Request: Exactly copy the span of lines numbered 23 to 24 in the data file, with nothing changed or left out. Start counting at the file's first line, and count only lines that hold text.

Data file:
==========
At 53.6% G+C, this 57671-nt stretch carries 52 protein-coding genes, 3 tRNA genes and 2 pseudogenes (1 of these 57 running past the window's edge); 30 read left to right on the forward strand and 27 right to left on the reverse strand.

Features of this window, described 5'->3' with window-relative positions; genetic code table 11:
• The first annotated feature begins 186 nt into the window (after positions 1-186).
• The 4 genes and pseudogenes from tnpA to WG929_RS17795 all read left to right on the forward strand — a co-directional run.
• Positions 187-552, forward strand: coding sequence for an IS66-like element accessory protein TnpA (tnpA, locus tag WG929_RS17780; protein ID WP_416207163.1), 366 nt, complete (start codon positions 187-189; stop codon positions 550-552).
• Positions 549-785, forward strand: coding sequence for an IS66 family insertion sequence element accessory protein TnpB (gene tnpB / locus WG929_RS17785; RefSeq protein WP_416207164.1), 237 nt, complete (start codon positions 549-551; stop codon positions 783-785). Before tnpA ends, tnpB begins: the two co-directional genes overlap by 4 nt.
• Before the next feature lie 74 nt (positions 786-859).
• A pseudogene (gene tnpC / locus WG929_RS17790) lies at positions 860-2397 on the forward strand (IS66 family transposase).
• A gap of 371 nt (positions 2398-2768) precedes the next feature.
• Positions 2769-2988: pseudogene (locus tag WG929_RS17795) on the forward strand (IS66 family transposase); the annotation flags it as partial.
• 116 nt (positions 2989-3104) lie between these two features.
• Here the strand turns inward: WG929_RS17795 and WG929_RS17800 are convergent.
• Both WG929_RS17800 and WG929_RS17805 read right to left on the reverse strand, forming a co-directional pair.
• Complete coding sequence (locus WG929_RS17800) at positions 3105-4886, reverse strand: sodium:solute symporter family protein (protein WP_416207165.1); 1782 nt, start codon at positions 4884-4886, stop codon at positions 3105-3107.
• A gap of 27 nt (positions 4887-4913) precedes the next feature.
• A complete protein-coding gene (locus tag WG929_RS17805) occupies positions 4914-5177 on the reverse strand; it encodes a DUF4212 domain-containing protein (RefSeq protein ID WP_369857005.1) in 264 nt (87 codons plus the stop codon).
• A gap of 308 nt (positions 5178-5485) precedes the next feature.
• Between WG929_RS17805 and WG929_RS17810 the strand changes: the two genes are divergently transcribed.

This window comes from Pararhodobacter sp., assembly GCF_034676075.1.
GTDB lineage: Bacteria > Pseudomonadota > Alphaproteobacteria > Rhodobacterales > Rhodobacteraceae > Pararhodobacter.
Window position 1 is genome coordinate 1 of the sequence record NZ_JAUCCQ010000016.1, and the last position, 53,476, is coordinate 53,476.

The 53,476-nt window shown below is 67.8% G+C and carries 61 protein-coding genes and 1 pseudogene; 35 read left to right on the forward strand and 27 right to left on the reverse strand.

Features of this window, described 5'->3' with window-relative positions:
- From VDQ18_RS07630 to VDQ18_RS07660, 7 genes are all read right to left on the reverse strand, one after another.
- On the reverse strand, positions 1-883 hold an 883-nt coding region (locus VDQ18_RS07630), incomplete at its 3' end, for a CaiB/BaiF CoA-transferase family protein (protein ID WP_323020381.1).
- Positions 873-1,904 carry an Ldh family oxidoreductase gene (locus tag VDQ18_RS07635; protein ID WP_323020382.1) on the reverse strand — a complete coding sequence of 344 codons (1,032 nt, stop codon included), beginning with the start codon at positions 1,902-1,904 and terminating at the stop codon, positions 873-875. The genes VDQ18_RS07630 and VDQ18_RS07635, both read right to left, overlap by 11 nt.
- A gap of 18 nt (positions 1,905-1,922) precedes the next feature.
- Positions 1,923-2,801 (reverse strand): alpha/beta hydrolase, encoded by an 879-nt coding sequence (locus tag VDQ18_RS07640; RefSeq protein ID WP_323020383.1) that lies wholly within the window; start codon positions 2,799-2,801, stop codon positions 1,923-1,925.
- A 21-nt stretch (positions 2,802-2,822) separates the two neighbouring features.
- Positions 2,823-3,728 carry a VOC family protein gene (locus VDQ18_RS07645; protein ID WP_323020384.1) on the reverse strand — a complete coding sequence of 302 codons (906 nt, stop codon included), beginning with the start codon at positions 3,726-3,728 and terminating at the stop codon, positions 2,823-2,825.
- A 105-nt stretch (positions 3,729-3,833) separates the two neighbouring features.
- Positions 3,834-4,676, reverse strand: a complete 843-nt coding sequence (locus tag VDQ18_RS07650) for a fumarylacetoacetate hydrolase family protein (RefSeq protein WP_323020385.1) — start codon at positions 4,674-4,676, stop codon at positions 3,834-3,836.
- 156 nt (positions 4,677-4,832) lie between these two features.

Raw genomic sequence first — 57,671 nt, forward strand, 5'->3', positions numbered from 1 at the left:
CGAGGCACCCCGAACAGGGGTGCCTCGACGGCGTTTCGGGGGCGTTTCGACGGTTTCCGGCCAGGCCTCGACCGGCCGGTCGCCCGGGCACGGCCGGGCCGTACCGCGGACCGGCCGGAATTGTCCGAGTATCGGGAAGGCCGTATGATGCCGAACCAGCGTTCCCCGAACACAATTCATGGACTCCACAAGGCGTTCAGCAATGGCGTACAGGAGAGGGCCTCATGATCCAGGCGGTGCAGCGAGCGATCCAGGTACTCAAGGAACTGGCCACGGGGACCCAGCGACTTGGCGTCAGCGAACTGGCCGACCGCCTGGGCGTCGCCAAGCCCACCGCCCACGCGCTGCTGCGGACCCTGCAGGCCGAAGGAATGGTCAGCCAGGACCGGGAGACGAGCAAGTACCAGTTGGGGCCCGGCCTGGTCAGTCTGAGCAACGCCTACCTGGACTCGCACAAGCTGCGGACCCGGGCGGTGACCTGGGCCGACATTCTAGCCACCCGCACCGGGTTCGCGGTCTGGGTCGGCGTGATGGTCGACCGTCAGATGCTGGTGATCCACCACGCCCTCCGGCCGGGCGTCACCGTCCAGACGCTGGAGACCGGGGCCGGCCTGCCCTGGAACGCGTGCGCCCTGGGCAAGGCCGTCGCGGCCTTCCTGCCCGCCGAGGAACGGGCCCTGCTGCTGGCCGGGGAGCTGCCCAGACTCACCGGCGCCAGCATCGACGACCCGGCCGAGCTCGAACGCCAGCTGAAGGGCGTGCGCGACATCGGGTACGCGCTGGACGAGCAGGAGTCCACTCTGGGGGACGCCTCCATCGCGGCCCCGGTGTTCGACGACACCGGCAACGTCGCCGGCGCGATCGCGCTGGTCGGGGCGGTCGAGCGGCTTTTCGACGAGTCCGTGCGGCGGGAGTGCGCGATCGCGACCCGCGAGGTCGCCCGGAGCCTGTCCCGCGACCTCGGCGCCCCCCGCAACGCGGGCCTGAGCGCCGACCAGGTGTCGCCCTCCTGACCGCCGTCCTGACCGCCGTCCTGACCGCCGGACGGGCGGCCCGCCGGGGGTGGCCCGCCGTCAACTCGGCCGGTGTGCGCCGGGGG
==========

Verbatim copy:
Features of this window, described 5'->3' with window-relative positions:
- From VDQ18_RS07630 to VDQ18_RS07660, 7 genes are all read right to left on the reverse strand, one after another.